Conclusion: Matrices are useless.

Well, unless you're doing math with them, I GUESS.

GETPIX vs. Lists

Maybe getting ints from a grob is faster than ints from a list. Or maybe even reals from a list!

Test 1 is GETPIX. Test 2 is getting a value from a 2d list of #ints. Test 3 is getting from a list of reals.

Spoiler For Spoiler:
--- Code: ---TT=MAKELIST(MAKELIST(#0,Y,1,100),X,1,100);
TTT=MAKELIST(MAKELIST(0,Y,1,100),X,1,100);

EXPORT TST()
BEGIN
GETPIX_P(G1,10,10);
END;

EXPORT TST2()
BEGIN
TT[10,10];
END;

EXPORT TST3()
BEGIN
TTT[10,10];
END;

ONCOMPILE()
BEGIN
DIMGROB_P(G1,100,100);
END;

lol_hax=ONCOMPILE();

--- End code ---

Here are the results:

GETPIXINTS[x,y]REALS[x,y]91.2 μs82.8 μs50.0 μs
Conclusion: GETPIX is slower than list access, at least for smallish indices. However, the main problem is probably the fact that you're getting back an integer, which is slow.

Big 1D Data

Let's compare strings to lists again. Let's bring this to THE MAX.

Spoiler For Spoiler:
--- Code: ---TT=MAKELIST(49,X,1,10000);
TTT=ΣLIST(MAKELIST("1",X,1,10000));

EXPORT TST()
BEGIN
TT[9999];
END;

EXPORT TST2()
BEGIN
TTT[9999];
END;

--- End code ---

The results are:

LIST[9999]STRING[9999]81.8 μs88.4 μs
Conclusion: Lists still rule, but the divide IS closing ever so slightly.

2D data: Let's get big

The biggest power of 10 I can get for a list dimension is 100x100. Hmm.

Spoiler For Spoiler:
--- Code: ---TT=MAKELIST(MAKELIST(Y,Y,1,100),X,1,100);
MM=MAKEMAT(I+J,100,100);

EXPORT TST()
BEGIN
TT[99,99]
END;

EXPORT TST2()
BEGIN
MM[99,99]
END;

EXPORT TST3()
BEGIN

END;

--- End code ---

The results were:

LIST[99,99]MAT[99,99]82.2 μs97 μs
Conclusion: Lists are still better. I'd test them out for more beefy values, but I can't. I run out of memory first!

Setting lists and strings

Well, I was just informed that you can put values IN strings. So let's test that out!

Spoiler For Spoiler:
--- Code: ---TT=MAKELIST(49,X,1,1000);
EXPORT TTT=ΣLIST(MAKELIST("1",X,1,1000));

EXPORT TST()
BEGIN
TT[999]:=5326;
END;

EXPORT TST2()
BEGIN
TTT[999]:=5326;
END;

--- End code ---

The results were:

LIST[999]STRING[999]613.0 μs112.6 μs
Conclusion: Setting values is much, much slower than getting them. Here, strings serve as an EXTREMELY good storage mechanism. So strings are better if you're willing to have a longer access time.

Making large strings

How does one make a large string programmatically? Well, there's the built in ΣLIST function that works, but what else can work? CHAR could do.

The strings are 100 characters long.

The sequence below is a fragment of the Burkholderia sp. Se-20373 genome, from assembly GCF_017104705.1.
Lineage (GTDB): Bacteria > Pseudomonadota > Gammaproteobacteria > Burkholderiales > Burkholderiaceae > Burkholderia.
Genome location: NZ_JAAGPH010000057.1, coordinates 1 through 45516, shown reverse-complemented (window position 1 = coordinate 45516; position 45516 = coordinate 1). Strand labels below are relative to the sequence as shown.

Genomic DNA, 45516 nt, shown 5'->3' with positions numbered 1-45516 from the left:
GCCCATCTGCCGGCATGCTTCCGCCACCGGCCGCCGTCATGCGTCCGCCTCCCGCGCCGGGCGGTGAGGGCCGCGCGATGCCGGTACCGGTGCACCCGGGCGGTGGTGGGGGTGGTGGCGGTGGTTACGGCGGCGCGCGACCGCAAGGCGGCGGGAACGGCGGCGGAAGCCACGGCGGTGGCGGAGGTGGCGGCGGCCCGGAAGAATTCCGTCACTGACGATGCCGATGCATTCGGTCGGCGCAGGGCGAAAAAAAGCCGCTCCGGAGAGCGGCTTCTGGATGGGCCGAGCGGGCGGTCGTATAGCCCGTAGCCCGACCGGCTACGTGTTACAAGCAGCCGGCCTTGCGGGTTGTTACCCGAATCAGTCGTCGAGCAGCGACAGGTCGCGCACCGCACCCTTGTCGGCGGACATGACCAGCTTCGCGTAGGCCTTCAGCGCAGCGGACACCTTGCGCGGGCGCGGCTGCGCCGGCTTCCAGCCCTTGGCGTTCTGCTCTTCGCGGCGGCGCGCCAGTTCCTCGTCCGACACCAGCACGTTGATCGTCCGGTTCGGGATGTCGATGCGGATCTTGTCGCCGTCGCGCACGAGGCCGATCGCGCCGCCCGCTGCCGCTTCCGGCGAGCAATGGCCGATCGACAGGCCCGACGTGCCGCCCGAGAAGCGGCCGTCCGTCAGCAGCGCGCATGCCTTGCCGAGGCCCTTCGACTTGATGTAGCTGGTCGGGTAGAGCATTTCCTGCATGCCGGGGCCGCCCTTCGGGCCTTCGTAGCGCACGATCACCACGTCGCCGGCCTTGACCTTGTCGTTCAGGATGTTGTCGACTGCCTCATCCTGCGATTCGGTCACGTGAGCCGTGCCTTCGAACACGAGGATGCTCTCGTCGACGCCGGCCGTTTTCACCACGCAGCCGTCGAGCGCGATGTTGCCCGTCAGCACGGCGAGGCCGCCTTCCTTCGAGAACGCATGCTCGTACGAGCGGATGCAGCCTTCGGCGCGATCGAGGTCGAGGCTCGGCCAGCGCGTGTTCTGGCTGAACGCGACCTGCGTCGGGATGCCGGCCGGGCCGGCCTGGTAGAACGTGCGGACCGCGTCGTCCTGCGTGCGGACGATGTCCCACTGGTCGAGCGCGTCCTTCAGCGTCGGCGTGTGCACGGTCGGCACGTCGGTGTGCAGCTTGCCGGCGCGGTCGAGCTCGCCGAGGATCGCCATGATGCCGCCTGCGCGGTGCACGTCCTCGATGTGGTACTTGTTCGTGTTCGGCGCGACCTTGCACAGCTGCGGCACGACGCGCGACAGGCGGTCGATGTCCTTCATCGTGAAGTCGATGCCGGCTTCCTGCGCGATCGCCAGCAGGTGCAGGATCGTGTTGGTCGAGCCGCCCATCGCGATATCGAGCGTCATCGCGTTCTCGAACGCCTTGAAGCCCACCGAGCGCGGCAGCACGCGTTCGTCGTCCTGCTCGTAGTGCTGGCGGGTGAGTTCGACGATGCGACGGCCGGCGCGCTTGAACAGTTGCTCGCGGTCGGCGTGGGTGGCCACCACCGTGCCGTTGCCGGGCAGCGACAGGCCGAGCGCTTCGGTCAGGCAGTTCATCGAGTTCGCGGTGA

Spoiler For Spoiler:
--- Code: ---EXPORT TST()
BEGIN
ΣLIST(MAKELIST("1",X,1,100));
END;

EXPORT TST2()
BEGIN
CHAR(MAKELIST(49,X,1,100));
END;

--- End code ---

The results are:

ΣLISTCHAR2,153 μs561 μs
Conclusion: CHAR is by far better here. It's a good thing CHAR works on lists!

Even More Iteration Code

ITERATE is a function that exists. It's hard to make it work like MAKELIST, but sometimes you don't need it to work like MAKELIST ;) .

Spoiler For Spoiler:
--- Code: ---FF()
BEGIN

END;

EXPORT TST()
BEGIN
MAKELIST(FF(),X,1,1000);
END;

EXPORT TST2()
BEGIN
ITERATE(FF(),X,1,1000);
END;

EXPORT TST3()
BEGIN
FOR I FROM 1 TO 1000 DO
FF();
END;
END;

--- End code ---

The results are as follows:

MAKELISTITERATEFOR10,500 μs7,900 μs18,900 μs
Conclusion: If you don't care too much about the iteration count, ITERATE is better. I would bet it to be superior even if you put code in FF to make ITERATE give you back a real iteration value.

... Do I bet?

I'm feeling lucky.

Spoiler For Spoiler:
--- Code: ---FF(X)
BEGIN
RETURN X+1;
END;

EXPORT TST()
BEGIN
MAKELIST(FF(X),X,1,1000);
END;

EXPORT TST2()
BEGIN
ITERATE(FF(X),X,1,1000);
END;

EXPORT TST3()
BEGIN
FOR I FROM 1 TO 1000 DO
FF(I);
END;
END;

--- End code ---

The results are:

MAKELISTITERATEFOR35,700 μs39,300 μs48,200 μs
Conclusion: Passing a parameter costs you a lot of time.

Oh, and I guess I lost that bet.

Fun fact with lists: Use LIST[0] to get the last element of a list. Set something to LIST[0] to append it to the end of the list. This is a sensible way to do things. Yessir.

Well, that's really all the useful ones I have right now. I'll do more later. Feel free to ask me for more comparisons!

DJ Omnimaga:
(If this test was done with a ClassPad II, I would be 65 years old and retired by the time it's finished. :trollface:)